As the prince gets to spend more of his time with the Yepanchin’s he creates interest among his friends of his romantic feelings towards Aglaya who is most probably feeling the same way about the prince but she refuses to admit to her emotions. However, despite the public mockery directed to Myshkin by Aglaya, her family starts to treat the prince as her fiancé and even includes him in their family parties. During one such party, Myshkin presents an ardent speech on religion and aristocracy in the future but in the course of the speech he breaks a treasured Chinese flower vase. Another misfortune befalls the prince when later on in the evening he develops an epileptic fit that makes the guests and family members conclude that he does not present a good personality for a future son in law (Dostoyevsky, 1965).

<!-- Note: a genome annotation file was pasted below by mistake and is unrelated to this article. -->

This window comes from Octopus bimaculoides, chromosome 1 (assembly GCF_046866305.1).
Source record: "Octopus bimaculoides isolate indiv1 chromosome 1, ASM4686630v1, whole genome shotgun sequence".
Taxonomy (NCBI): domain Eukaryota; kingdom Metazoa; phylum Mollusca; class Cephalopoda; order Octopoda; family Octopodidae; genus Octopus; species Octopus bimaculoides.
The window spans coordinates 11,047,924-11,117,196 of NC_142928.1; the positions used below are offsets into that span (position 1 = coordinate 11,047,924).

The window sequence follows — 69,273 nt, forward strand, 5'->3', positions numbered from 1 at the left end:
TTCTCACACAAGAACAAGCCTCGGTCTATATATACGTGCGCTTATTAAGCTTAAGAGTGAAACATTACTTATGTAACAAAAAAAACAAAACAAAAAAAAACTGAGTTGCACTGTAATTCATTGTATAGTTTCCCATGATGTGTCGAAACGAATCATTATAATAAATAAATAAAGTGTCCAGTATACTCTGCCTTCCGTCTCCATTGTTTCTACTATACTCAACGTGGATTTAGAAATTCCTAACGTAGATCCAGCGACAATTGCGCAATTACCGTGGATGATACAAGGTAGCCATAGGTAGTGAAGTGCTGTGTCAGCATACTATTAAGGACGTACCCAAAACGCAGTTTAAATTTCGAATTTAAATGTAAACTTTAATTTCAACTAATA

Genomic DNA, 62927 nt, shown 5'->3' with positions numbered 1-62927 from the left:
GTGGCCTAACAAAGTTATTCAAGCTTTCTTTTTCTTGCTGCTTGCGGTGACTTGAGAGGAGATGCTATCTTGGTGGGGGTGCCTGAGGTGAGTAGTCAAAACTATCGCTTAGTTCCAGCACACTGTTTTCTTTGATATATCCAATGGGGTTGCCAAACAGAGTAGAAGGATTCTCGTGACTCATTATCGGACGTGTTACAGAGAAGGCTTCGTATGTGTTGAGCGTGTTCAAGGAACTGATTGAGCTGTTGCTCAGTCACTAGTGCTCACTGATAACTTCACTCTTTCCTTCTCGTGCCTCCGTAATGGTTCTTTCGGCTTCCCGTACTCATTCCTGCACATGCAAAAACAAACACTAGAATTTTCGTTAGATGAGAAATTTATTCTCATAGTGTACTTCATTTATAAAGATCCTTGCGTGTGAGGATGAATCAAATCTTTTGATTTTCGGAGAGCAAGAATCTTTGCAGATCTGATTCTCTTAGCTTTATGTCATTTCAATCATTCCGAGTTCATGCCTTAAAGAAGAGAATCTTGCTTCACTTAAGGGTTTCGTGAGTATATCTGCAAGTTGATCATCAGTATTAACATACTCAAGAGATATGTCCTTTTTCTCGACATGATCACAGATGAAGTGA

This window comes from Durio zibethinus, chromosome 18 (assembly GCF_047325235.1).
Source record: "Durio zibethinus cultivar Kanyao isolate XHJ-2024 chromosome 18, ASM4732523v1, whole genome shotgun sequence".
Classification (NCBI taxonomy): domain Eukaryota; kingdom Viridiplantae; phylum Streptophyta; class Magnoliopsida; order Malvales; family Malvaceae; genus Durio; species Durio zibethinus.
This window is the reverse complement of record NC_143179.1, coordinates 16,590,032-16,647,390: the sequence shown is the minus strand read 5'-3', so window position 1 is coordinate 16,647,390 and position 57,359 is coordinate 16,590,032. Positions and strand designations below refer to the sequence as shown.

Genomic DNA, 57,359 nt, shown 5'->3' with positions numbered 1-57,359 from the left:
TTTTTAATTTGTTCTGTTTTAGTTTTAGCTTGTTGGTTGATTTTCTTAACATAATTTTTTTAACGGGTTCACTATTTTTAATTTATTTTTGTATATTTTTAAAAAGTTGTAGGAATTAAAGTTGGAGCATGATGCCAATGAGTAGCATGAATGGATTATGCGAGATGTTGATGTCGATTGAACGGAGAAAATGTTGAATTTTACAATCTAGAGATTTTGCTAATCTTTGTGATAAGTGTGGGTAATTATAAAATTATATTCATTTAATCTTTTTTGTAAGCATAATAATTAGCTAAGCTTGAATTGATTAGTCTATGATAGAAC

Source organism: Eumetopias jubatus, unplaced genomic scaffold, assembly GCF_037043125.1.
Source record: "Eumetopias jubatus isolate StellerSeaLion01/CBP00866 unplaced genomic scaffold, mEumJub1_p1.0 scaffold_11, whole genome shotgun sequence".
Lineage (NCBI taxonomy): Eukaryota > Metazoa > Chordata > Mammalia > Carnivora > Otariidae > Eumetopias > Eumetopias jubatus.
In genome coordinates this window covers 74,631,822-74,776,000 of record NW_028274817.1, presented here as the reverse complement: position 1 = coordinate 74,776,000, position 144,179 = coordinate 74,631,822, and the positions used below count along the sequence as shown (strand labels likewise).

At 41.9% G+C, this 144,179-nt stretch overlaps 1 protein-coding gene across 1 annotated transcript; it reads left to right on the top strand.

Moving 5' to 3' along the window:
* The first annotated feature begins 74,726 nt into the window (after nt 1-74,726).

Despite all the negative perceptions on Myshkin health, the youthful Aglaya does not renounce him but goes ahead to arrange secret meetings with Anastassya Filippovna who has been consistently in touch with Aglaya convincing her to marry the prince. When the meeting eventually takes place the women ask the prince to choose one of them based on the compassionate love he has for Anastassya Filippovna and the romantic feelings for Aglaya. When the prince hesitates to make the choice, Aglaya takes off as any hopes of being married to the prince have been banished. Anastassya Filippovna on the other hand entertains thoughts of getting married to Myshkin but when she fails to tell the prince her predicament, she takes off with Rogozhin again (Dostoyevsky, 1965).